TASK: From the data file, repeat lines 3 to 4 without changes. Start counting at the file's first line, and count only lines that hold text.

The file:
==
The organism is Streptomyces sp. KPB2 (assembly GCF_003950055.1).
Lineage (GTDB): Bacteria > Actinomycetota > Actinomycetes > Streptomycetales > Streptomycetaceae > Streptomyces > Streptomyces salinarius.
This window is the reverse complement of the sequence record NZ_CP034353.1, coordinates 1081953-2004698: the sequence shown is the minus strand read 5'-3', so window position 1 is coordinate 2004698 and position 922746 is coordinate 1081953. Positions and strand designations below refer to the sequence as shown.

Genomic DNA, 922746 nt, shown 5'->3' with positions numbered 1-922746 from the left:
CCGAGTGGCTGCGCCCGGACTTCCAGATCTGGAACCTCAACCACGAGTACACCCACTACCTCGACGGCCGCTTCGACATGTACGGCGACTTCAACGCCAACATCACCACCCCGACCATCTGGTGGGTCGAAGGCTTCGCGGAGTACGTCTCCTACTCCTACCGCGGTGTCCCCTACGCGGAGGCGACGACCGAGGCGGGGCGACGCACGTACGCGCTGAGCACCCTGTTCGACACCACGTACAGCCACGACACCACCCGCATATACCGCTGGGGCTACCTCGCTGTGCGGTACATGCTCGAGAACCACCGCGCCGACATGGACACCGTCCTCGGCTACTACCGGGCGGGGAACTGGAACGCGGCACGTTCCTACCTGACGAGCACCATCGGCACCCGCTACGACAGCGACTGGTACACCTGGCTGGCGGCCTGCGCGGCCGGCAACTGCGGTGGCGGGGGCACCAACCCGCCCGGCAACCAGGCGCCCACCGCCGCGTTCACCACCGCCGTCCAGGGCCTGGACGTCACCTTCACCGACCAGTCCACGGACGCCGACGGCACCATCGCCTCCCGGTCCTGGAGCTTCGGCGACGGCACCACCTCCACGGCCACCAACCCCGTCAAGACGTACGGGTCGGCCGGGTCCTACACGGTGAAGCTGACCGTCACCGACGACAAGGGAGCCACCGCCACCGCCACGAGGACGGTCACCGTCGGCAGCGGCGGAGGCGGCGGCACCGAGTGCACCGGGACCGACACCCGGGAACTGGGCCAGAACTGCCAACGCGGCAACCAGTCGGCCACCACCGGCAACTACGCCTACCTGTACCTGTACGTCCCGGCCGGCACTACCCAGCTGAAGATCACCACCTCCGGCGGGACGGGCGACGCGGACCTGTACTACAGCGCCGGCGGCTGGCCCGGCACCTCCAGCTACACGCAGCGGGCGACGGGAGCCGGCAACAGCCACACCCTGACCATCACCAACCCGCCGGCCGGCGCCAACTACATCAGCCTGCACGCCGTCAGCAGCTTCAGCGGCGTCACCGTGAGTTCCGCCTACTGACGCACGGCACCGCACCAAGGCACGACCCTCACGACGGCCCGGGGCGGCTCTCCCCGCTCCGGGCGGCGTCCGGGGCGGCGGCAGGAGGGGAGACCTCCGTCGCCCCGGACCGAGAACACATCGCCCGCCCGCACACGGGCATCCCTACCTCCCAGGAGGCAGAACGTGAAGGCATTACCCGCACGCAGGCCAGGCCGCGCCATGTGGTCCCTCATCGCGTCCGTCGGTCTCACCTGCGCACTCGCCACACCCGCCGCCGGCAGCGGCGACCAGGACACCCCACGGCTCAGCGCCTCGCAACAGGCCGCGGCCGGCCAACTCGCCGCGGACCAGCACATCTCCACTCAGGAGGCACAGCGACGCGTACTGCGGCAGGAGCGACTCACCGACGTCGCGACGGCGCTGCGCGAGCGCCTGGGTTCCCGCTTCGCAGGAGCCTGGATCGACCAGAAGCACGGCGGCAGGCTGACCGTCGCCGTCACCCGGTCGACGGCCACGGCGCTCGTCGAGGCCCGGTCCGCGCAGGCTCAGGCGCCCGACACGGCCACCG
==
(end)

This window is the reverse complement of the sequence record NZ_CP034353.1, coordinates 1081953-2004698: the sequence shown is the minus strand read 5'-3', so window position 1 is coordinate 2004698 and position 922746 is coordinate 1081953. Positions and strand designations below refer to the sequence as shown.

Genomic DNA, 922746 nt, shown 5'->3' with positions numbered 1-922746 from the left: